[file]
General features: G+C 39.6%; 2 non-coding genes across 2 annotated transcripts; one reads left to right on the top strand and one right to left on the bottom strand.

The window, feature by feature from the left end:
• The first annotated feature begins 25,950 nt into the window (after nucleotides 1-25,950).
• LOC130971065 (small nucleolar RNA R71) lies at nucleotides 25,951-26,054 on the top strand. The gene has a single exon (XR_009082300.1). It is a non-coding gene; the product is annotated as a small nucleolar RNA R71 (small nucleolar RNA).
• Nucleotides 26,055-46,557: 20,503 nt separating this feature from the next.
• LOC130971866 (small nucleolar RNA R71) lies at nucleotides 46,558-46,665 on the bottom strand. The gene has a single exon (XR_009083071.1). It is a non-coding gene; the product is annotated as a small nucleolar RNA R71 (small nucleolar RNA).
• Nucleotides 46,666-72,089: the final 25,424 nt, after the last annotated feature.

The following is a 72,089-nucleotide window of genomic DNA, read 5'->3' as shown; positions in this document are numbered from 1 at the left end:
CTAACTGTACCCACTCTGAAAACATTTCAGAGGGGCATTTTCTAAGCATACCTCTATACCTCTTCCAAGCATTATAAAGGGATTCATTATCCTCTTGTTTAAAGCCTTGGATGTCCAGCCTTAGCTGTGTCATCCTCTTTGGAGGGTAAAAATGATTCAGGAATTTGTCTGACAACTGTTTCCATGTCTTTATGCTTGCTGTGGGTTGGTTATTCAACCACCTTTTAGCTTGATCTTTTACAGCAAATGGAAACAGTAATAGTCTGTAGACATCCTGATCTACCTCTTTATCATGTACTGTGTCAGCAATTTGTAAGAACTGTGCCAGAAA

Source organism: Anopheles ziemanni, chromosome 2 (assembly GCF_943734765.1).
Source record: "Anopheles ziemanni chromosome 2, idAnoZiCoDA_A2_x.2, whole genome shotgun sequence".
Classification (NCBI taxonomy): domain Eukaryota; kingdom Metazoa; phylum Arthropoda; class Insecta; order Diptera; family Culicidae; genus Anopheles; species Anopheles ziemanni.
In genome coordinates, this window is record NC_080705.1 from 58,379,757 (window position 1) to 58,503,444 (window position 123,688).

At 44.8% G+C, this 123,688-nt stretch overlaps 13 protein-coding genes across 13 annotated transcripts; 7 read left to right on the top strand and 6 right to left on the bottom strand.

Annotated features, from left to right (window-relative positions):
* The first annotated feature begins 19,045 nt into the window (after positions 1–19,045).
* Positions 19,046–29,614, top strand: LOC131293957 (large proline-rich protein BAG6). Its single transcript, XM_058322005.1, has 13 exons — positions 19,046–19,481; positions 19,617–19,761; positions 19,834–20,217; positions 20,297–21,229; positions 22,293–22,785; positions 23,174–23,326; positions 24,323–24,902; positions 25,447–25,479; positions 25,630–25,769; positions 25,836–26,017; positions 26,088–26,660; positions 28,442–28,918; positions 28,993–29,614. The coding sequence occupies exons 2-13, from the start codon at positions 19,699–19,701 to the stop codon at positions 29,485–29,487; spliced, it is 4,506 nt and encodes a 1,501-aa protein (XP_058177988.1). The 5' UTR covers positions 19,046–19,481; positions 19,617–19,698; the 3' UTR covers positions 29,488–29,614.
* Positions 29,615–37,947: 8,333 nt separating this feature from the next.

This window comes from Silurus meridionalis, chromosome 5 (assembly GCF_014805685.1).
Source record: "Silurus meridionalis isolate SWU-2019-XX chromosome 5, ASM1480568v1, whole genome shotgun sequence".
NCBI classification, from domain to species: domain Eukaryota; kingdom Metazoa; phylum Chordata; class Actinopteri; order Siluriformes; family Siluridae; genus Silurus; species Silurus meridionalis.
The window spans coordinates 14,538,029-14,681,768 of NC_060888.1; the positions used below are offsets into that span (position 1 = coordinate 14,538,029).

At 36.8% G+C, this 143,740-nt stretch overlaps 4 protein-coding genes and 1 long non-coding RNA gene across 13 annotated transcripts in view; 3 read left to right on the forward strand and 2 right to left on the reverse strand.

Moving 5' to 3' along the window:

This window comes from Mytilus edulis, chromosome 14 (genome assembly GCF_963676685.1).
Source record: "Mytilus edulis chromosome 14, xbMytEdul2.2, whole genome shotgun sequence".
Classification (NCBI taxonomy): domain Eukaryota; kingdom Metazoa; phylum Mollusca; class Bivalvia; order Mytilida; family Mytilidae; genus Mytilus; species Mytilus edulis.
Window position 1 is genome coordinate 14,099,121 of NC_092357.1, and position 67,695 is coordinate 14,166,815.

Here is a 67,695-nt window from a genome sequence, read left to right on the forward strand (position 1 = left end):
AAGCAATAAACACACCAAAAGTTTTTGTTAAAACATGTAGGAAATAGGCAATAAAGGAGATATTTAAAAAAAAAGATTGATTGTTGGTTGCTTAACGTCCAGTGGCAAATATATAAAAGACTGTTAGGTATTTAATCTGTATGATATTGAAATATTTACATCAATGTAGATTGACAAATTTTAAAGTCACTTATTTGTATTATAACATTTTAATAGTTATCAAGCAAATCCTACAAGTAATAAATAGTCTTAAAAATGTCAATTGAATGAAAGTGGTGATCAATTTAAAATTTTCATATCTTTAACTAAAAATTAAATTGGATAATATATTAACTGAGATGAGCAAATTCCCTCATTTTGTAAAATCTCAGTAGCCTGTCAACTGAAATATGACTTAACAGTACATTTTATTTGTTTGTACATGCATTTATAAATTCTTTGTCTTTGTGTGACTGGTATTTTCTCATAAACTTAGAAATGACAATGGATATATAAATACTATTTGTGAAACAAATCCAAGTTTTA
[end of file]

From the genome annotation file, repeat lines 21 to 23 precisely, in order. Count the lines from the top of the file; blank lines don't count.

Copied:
NCBI classification, from domain to species: domain Eukaryota; kingdom Metazoa; phylum Chordata; class Actinopteri; order Siluriformes; family Siluridae; genus Silurus; species Silurus meridionalis.
The window spans coordinates 14,538,029-14,681,768 of NC_060888.1; the positions used below are offsets into that span (position 1 = coordinate 14,538,029).

At 36.8% G+C, this 143,740-nt stretch overlaps 4 protein-coding genes and 1 long non-coding RNA gene across 13 annotated transcripts in view; 3 read left to right on the forward strand and 2 right to left on the reverse strand.